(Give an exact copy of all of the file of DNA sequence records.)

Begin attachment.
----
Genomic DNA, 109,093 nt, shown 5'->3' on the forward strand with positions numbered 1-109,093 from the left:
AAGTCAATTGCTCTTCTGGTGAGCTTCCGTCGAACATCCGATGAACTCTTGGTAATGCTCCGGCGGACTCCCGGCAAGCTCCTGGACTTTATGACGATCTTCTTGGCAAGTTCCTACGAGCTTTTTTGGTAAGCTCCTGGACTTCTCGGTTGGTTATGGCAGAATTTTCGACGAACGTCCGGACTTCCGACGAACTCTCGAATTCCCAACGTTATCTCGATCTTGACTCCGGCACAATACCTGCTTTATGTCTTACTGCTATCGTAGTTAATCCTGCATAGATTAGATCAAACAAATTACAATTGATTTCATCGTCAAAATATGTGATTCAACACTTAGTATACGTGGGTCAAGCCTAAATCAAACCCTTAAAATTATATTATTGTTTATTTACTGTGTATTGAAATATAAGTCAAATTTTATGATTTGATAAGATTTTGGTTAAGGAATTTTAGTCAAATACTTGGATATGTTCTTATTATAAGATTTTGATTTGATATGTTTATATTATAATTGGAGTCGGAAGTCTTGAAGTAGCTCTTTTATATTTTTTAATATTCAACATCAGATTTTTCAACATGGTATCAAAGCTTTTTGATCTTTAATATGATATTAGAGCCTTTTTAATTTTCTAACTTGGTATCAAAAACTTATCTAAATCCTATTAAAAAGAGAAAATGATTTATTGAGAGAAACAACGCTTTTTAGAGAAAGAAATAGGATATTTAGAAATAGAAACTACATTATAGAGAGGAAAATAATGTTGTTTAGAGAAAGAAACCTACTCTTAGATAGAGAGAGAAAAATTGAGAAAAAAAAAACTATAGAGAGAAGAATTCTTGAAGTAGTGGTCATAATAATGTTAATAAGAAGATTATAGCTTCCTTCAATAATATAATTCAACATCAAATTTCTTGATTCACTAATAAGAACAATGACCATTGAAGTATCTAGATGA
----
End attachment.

Genomic DNA, 109,093 nt, shown 5'->3' on the forward strand with positions numbered 1-109,093 from the left:
AAGTCAATTGCTCTTCTGGTGAGCTTCCGTCGAACATCCGATGAACTCTTGGTAATGCTCCGGCGGACTCCCGGCAAGCTCCTGGACTTTATGACGATCTTCTTGGCAAGTTCCTACGAGCTTTTTTGGTAAGCTCCTGGACTTCTCGGTTGGTTATGGCAGAATTTTCGACGAACGTCCGGACTTCCGACGAACTCTCGAATTCCCAACGTTATCTCGATCTTGACTCCGGCACAATACCTGCTTTATGTCTTACTGCTATCGTAGTTAATCCTGCATAGATTAGATCAAACAAATTACAATTGATTTCATCGTCAAAATATGTGATTCAACACTTAGTATACGTGGGTCAAGCCTAAATCAAACCCTTAAAATTATATTATTGTTTATTTACTGTGTATTGAAATATAAGTCAAATTTTATGATTTGATAAGATTTTGGTTAAGGAATTTTAGTCAAATACTTGGATATGTTCTTATTATAAGATTTTGATTTGATATGTTTATATTATAATTGGAGTCGGAAGTCTTGAAGTAGCTCTTTTATATTTTTTAATATTCAACATCAGATTTTTCAACATGGTATCAAAGCTTTTTGATCTTTAATATGATATTAGAGCCTTTTTAATTTTCTAACTTGGTATCAAAAACTTATCTAAATCCTATTAAAAAGAGAAAATGATTTATTGAGAGAAACAACGCTTTTTAGAGAAAGAAATAGGATATTTAGAAATAGAAACTACATTATAGAGAGGAAAATAATGTTGTTTAGAGAAAGAAACCTACTCTTAGATAGAGAGAGAAAAATTGAGAAAAAAAAAACTATAGAGAGAAGAATTCTTGAAGTAGTGGTCATAATAATGTTAATAAGAAGATTATAGCTTCCTTCAATAATATAATTCAACATCAAATTTCTTGATTCACTAATAAGAACAATGACCATTGAAGTATCTAGATGA